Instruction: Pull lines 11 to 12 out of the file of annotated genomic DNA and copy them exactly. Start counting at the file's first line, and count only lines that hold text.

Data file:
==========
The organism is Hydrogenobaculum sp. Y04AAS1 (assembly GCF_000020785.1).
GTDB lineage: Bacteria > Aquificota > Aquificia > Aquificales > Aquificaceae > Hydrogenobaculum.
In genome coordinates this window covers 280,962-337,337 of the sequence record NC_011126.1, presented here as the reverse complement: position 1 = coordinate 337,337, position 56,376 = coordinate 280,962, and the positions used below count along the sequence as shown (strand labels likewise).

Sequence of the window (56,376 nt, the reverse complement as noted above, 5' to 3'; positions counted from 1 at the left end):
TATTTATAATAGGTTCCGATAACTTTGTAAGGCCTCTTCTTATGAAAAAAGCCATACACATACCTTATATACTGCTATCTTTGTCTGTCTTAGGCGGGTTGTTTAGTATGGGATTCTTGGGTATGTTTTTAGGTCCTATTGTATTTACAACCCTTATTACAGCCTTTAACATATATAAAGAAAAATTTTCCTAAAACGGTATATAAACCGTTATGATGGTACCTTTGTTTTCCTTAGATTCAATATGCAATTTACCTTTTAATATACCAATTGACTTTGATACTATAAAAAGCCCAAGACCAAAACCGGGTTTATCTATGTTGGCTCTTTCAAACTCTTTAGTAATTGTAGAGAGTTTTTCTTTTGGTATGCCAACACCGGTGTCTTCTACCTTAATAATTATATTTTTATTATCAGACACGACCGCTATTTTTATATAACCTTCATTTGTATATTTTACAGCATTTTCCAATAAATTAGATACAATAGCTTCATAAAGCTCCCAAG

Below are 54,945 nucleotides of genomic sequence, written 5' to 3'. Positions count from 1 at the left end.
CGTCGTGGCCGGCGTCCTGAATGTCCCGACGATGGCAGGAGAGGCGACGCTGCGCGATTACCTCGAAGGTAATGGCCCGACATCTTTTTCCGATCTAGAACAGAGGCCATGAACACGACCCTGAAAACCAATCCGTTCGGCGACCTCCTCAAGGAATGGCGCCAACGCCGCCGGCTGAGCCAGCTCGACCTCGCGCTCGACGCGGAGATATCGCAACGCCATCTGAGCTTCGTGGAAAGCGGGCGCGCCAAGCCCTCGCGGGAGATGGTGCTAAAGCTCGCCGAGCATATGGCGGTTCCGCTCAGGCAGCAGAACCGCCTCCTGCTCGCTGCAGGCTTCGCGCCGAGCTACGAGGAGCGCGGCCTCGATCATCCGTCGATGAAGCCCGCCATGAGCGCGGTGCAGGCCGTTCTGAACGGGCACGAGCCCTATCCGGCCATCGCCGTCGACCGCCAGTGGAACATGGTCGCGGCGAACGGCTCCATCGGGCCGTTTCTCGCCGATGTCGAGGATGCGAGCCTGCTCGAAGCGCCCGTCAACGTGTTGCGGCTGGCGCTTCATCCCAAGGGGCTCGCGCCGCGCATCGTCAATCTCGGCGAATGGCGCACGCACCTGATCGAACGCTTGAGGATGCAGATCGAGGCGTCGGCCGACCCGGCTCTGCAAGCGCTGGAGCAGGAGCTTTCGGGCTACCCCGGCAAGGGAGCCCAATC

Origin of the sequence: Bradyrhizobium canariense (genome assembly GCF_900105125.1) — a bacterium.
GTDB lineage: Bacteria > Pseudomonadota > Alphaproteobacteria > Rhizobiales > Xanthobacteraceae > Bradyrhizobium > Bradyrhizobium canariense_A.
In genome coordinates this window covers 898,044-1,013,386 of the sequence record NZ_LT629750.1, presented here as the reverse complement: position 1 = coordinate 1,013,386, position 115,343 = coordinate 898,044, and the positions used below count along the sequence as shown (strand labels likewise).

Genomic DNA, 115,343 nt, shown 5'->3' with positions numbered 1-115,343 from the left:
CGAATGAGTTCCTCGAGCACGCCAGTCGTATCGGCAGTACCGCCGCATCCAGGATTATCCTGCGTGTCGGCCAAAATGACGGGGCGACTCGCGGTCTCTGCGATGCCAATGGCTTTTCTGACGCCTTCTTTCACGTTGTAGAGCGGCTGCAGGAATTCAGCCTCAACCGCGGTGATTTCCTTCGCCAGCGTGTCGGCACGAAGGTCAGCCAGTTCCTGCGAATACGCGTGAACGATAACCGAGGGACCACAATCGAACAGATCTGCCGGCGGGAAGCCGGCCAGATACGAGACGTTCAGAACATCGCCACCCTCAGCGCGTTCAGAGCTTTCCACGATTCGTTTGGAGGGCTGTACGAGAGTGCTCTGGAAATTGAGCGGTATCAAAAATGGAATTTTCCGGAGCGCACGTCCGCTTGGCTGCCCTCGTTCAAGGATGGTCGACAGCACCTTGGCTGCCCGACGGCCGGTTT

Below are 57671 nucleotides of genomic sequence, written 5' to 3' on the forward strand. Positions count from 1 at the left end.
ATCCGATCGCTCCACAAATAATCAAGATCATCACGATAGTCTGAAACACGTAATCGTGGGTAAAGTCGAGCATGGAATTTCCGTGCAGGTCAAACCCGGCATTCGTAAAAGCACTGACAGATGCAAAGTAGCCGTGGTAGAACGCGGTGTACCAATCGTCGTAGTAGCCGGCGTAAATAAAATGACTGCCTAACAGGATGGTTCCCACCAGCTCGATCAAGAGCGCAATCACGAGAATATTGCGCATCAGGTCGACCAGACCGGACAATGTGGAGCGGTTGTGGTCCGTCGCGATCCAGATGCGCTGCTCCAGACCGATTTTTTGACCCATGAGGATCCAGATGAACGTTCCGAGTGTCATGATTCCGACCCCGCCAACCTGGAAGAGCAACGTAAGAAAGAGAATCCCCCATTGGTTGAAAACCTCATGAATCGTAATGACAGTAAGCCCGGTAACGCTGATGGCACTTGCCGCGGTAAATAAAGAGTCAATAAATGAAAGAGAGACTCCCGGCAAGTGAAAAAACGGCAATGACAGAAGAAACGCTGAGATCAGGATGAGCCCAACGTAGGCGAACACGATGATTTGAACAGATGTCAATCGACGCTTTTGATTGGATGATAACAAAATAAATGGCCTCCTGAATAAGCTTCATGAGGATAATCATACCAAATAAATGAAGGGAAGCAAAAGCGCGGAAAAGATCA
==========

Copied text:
Genomic DNA, 115,343 nt, shown 5'->3' with positions numbered 1-115,343 from the left:
CGAATGAGTTCCTCGAGCACGCCAGTCGTATCGGCAGTACCGCCGCATCCAGGATTATCCTGCGTGTCGGCCAAAATGACGGGGCGACTCGCGGTCTCTGCGATGCCAATGGCTTTTCTGACGCCTTCTTTCACGTTGTAGAGCGGCTGCAGGAATTCAGCCTCAACCGCGGTGATTTCCTTCGCCAGCGTGTCGGCACGAAGGTCAGCCAGTTCCTGCGAATACGCGTGAACGATAACCGAGGGACCACAATCGAACAGATCTGCCGGCGGGAAGCCGGCCAGATACGAGACGTTCAGAACATCGCCACCCTCAGCGCGTTCAGAGCTTTCCACGATTCGTTTGGAGGGCTGTACGAGAGTGCTCTGGAAATTGAGCGGTATCAAAAATGGAATTTTCCGGAGCGCACGTCCGCTTGGCTGCCCTCGTTCAAGGATGGTCGACAGCACCTTGGCTGCCCGACGGCCGGTTT